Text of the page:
Latching relays hold the position of contacts indefinitely even if the supply to the coil is removed. It consists of two separate coils, one to latch and others to release. When current flows through the first coil (Coil A), the York gets magnetized and the armature is attracted towards the core. The York is made up of a special magnetic material that keeps the armature attracted even if the voltage applied to the coil is removed.
In order to bring back the armature to its original position, voltage is applied to the second coil(Coil B). The second coil is wound over the York in such a way that the current flow through the coil generates magnetic flux opposite to the existing field. This weakens the existing magnetic field and the armature is released. Hence the contacts fall back to its original position.
Delay timers are the example of timer relays. They are made in such a way that the contacts operates in a short time after the coil is energized.
Contactors are used for the switch of electric motors, capacitors, lighting loads and other high-power applications that a relay cannot handle. The principle of operation of contactors are same as that of the relays. They are designed to carry more current than the relays. They have specially designed arc chutes to mitigate the electric arcs formed during the switching of high current loads.
Machine tool relays
These relays are used for logic control in machinery. These are electro-mechanical relays with a large number of contacts. These relays are obsolete now and are replaced by PLCs.
Overload relays are used for the protection of electric motors from overloads and phase losses. Overload relays can be either electronic or thermal type. The electronic overload relays use electronic circuits and CTs for sensing current flow to the motor whereas thermal relays have bimetallic strips within, that deforms when the current flow through them exceeds the preset limits.
Earth leakage relay
An Earth leakage relay is used to protect a device or a circuit from earth faults and human being from electric shocks. It senses the current leakage to the earth and helps safely isolating the circuit or device. The contacts of earth leakage relay are connected to trip circuit of a circuit breaker. The earth leakage relay activates the trip circuit as soon as the leakage current goes over the preset value and opens the circuit breaker.
Apart from the above classifications, relays are also classified based on the type of operating voltage to be supplied to the coil as DC relays and AC relays, classified based on construction as sealed relays, hinged relays, plunger relays etc.
Buchholz relay is an oil actuated relay. It gives an alarm or trips the input supply based on the level of oil inside it. It also responds quickly to the unusual oil flow from the transformer main tank to the oil conservator. It is a protection and monitoring equipment not only for transformers but also for oil-immersed chokes with an oil conservator. It protects a transformer from short circuits happening inside the main tank.
Relay contact configuration
The relay contact configuration is commonly known as ‘relay mechanism‘. Contact mechanisms are mainly classified into three: NC contact, NO contact and transfer contact. NC contacts or break contacts remain closed until the control voltage is applied to the relay coil and NO contacts or make contacts remain open until the control voltage is applied to the relay coil. Changeover contacts or transfer contacts has a common contact and two other contacts. When voltage is applied to the coil, the contact shift from its original position to the other contact and returns to its previous position when the coil is de-energized.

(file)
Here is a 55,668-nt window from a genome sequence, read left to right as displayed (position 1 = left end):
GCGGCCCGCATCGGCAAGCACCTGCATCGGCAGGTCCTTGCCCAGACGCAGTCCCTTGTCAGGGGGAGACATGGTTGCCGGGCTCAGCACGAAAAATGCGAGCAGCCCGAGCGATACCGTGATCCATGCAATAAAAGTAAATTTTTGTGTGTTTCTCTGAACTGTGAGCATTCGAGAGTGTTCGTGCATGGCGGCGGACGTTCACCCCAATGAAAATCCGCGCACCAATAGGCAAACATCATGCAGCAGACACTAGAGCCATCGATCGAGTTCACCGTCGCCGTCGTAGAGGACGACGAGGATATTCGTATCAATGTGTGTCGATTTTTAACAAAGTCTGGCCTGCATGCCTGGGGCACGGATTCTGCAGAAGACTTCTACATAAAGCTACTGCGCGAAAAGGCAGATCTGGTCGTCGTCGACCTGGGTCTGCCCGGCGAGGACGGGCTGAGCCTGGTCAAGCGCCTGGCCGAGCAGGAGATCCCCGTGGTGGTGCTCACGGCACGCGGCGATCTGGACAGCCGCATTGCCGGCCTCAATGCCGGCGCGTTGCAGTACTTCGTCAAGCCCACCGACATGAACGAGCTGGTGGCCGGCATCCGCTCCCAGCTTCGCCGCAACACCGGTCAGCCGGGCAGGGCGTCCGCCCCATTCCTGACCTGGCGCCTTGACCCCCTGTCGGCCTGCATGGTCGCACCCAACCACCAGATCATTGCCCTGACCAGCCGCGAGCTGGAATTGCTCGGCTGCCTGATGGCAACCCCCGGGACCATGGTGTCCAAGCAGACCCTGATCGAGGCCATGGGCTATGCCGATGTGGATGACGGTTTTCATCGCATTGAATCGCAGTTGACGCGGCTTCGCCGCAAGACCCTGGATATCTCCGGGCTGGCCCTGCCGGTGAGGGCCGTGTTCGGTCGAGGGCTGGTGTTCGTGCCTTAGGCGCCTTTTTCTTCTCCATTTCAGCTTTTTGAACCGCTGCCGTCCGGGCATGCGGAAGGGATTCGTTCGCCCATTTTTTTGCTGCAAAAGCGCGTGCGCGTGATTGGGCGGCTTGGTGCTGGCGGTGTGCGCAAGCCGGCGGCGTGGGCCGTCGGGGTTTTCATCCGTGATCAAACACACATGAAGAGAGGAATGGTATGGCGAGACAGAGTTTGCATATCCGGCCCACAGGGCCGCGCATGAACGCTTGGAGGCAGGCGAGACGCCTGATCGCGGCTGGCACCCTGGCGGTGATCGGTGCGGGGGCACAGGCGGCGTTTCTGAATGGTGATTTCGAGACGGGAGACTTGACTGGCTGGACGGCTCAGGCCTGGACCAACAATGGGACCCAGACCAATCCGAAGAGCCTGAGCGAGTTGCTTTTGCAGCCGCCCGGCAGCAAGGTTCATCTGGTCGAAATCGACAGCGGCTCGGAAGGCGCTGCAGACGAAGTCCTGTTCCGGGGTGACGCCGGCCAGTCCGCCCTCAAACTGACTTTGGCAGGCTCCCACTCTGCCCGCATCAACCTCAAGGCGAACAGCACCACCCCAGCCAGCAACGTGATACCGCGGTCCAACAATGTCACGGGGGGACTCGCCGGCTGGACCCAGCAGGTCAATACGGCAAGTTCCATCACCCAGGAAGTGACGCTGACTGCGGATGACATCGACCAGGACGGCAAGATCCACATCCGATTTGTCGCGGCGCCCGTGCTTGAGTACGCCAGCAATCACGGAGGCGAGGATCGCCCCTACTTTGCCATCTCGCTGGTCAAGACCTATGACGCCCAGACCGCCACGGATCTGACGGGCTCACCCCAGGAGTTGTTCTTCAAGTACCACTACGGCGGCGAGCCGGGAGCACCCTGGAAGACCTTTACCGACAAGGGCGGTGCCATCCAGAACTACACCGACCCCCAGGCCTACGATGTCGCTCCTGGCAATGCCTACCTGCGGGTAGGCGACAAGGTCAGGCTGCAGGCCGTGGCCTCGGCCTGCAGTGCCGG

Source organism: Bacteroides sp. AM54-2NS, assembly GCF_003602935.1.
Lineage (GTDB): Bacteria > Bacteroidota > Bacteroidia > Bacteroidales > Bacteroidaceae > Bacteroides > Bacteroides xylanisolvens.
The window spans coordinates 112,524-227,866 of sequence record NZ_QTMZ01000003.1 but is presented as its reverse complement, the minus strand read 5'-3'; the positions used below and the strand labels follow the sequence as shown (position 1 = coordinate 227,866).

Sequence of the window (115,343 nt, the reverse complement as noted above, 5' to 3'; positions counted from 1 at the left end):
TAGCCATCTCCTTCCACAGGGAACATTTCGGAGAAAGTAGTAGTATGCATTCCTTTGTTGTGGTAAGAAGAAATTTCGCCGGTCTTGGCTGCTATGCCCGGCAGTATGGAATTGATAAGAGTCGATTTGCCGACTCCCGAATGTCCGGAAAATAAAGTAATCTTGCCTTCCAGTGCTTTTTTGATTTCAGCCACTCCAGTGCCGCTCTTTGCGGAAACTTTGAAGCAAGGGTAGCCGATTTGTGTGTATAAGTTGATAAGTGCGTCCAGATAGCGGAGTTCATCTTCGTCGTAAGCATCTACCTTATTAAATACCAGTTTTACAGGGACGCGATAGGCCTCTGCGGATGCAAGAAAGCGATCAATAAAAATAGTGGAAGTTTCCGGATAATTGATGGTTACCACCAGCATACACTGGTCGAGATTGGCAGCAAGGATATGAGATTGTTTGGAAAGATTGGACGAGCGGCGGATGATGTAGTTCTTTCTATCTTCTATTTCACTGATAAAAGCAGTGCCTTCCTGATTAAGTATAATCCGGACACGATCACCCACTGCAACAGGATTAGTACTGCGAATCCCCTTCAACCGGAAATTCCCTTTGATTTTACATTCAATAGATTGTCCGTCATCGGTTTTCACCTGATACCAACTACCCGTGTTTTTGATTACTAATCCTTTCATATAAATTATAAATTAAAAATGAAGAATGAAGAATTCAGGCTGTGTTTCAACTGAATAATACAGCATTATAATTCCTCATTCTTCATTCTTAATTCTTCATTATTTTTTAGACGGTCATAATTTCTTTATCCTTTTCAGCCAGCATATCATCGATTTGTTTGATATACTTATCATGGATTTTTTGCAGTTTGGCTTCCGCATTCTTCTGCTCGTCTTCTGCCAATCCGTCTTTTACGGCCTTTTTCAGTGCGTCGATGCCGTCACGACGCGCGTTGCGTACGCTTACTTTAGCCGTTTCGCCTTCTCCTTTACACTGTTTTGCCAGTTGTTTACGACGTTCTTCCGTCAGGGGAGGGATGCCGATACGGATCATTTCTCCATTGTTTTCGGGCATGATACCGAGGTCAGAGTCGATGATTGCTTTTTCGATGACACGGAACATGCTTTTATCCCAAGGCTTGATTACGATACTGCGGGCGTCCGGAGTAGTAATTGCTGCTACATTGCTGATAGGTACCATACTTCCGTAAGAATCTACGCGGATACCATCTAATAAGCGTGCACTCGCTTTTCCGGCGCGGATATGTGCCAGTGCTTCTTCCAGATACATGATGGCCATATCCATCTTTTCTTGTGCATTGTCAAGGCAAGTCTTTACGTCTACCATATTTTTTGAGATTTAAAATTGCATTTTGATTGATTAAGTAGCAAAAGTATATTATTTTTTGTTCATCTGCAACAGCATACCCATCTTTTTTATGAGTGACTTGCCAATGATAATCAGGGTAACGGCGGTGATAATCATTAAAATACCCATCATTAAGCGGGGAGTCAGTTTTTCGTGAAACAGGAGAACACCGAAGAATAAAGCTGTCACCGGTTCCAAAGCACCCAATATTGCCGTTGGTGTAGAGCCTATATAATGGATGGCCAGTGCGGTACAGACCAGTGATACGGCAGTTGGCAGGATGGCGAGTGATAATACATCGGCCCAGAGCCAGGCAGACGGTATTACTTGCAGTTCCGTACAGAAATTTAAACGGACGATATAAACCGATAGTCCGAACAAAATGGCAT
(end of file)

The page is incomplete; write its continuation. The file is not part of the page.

The above figure shows the most commonly used symbol of a relay. A1 and A2 represent the relay coil and 11, 12 & 14 represent the contacts of the relay.
How to use a relay in a circuit?
As stated in the principle of operation, relays have two sections: one is the coil and the other is the contact section. The relay can be controlled by applying a voltage across its coil.
Let’s make a circuit, that can be used to switch a lamp whenever something comes close to it. Here we use a proximity sensor to sense the objects close by. Whenever something comes close to the sensor, it closes the circuit, allowing current flow to the coil. The operating voltage of the relay coil and sensor is 24VDC and that of the lamp is 230VAC.
In the above circuit, whenever some object is brought close to the sensor, 24VDC from the source is applied across the relay coil. A current flows through the coil, the relay coil is magnetized and the contacts are closed. Therefore, the lamp glows. When the object moves away from the proximity sensor, it stops conducting and the relay coil is demagnetized, and the contacts fall back to its original position. Current flow to the lamp is interrupted and the lamp stops glowing.
Relays have a wide range of applications starting from washing machines at homes to the telecommunication systems at the International space station, relays can be found everywhere. The following are a few key applications:
- Relays are used in electronic circuits and home appliances for isolating low voltage or DC circuits from high voltage AC circuits.
- Relays are the backbone of industrial process automation systems. They are used in combination with PLCs for process control. They are one of the key components in an automation cabinet.
- Used for signaling and control in railway networks.
- In motor control circuits for motor switching, protection as well as control.
- In substations and power distribution centers for sensing various faults and operating the circuit breaker.
Relay selection considerations
The following factors must be considered while selecting a relay for any application.
Nominal voltage: The voltage at which the relay coil is designed to operate.
Rated power: The power consumed by the relay coil at normal room temperature.
Contact rating: The current carrying capacity and voltage rating of the relay contacts
Contact mechanism: The number of contacts required and the contact configuration (NO/NC/changeover).
Environmental protection: the degree of sealing required, meaning, whether the external casing of relay is necessary or not?
Insulation resistance: Insulation resistance between any two sets of contacts and that between the contacts and the coil.
Physical dimensions of the relay: Size of the relay.